Date of Award
Doctor of Ministry
Seventh-day Adventist Theological Seminary
Doctor of Ministry DMin
James David Chase
Arnold A. Kurtz
Theodore J. Chamberlain
Although the General Conference Communication Department has a plan of action outlined for local conference communication directors, a clearly stated rationale for this department as to its place in the evangelistic strategem of the church has yet to be developed. The purpose of this study, therefore, was to provide the laity, church pastors, local conference communication directors, and conference presidents with a better understanding of the place for and duties of a trained conference communication director in an evangelistic context.
Interviews with several professionals in communication, a study of the General Conference role description for conference communication directors, and a pre-questionnaire sent to fifty denominational workers in the United States gave the researcher the data needed for his design of the three surveys used in this study. These surveys or questionnaires--previously sent to thirty Andrews University faculty members for their advice and counsel--were sent to all conference presidents, all conference communication directors, and a random sampling of 354 pastors in the United States. The information received from these respondents, coupled with the researcher's own studies into theological and communication source materials and his contact with PR professionals, served as the information base for this study.
The results of the project were as follows:
1. The respondents generally are concerned about the communication director having sufficient "time" for his work, due to his responsibilities for other departments in addition to his own.
2. Communication directors and presidents see conference communication directors as being engaged in up to 33 percent more activities in one month than that perceived by pastors. These findings seem to indicate that pastors generally receive less assistance from their communication directors than the communication directors themselves and conference presidents seem to think they receive.
3. The majority of the respondents consider the work of the communication director as "indirect evangelism in terms of image-building" (76.08 percent) rather than "seed-sowing evangelism" (46.33 percent). Thus most of the respondents appear to view the work of the communication director as more of a framework for or reinforcement to evangelism than a part of the evangelistic process itself.
4. Indications from the survey are that approximately 80 percent of all of the respondents had their training in theology or religion. Apparently due to this factor, all three groups see the need for communication directors to gain additional training in communication. This is especially emphasized by the communication directors themselves who give a higher response than either pastors or conference presidents in fifteen out of the nineteen categories noted in the survey concerning the professional or specialized training needed by communication directors.
5. The survey also indicates that a majority of the respondents see the communication department as being "approximately equal in importance to other conference departments" (40.65 percent) with a number from each group saying that it "could be" the "most important" department if it were perceived as such and were organized accordingly. However, these views are counterbalanced to some extent by those from all three groups who considered the department either "optional" (6.90 percent) or "less important" (14.64 percent) than other departments of the conference.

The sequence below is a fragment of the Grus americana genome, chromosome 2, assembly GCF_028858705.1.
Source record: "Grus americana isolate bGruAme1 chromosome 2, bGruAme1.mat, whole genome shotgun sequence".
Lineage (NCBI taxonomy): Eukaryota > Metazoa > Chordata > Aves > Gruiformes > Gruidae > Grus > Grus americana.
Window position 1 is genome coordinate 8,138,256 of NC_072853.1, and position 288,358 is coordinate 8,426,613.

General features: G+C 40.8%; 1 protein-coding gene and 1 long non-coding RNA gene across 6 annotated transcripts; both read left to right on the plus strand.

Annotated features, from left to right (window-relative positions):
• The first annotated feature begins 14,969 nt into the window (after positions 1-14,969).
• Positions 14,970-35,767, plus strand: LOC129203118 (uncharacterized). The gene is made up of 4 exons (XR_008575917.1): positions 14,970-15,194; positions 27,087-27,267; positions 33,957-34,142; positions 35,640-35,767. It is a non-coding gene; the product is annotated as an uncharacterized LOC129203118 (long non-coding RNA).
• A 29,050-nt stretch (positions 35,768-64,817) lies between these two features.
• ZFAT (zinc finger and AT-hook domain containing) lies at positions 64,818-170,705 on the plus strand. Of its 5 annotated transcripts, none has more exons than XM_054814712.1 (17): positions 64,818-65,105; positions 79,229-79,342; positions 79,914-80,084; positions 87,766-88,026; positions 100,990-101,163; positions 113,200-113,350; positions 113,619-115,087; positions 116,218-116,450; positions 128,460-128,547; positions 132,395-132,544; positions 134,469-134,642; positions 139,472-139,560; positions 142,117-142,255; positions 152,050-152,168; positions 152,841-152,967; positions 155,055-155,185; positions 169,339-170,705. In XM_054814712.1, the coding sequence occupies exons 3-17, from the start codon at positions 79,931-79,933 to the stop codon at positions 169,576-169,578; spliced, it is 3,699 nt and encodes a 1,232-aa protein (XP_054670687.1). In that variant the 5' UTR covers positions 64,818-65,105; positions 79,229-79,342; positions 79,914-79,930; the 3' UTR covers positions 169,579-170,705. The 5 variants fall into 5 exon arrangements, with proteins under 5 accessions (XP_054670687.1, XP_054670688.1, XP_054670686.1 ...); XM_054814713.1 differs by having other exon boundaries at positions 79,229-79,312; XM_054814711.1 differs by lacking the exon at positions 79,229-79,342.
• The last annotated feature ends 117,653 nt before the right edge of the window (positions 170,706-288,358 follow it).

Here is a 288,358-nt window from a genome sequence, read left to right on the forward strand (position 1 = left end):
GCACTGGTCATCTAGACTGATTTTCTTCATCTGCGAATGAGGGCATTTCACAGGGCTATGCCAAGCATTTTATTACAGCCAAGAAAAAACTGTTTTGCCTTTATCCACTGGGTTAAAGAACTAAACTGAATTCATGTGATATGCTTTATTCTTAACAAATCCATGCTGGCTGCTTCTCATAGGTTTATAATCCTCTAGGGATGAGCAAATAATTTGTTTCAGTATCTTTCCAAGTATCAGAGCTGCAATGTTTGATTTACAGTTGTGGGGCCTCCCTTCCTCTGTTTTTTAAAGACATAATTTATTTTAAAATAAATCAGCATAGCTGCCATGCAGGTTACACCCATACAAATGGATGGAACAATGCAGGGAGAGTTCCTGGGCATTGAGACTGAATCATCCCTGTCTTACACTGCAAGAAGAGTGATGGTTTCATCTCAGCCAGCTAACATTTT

6. Even though a majority of the pastors say they are "well-acquainted" (63.66 percent) with the communication director, indications from the survey as a whole show that in many of the conferences, regardless of this acquaintance, relatively little assistance in communications is given to the pastors.
7. Results from the survey also indicate that a high percentage of the activities conference communication directors are involved in during a typical three-month period are office oriented rather than people oriented. These activities include writing (73.47 percent), photo coverage of church-related events (65.31 percent), preparation of resource and promotional materials (26.53 percent), and editing (14.29 percent).
The results of the study clearly indicate that local conference presidents, pastors, and communication directors themselves are relatively uncertain about the role and evangelistic value of the communication director in the local conference. This uncertainty appears to emerge from two primary causes: 0) the lack of time available to communication directors to do their work adequately, since most oversee one to three other departments as well, and (2) the lack of previous training for their position which in some respects tends to hinder their perceived and actual effectiveness in certain areas in which they otherwise would be considered experts (such as teaching pastors how to write for the news media or how to design radio or television spots). The researcher concludes that in order for local conference communication directors to serve their conferences with efficiency and effectiveness, they should be previously well-trained and, when called to this office, free from the administrative responsibilities involved in overseeing additional departments.
Communication--Religious aspects--Christianity; Seventh-day Adventists--Public relations
Meyers, Daryl Louis, "A Description and Analysis of The Role of The Local Seventh-day Adventist Conference Communication Director in The United States" (1981). Professional Dissertations DMin. 464.
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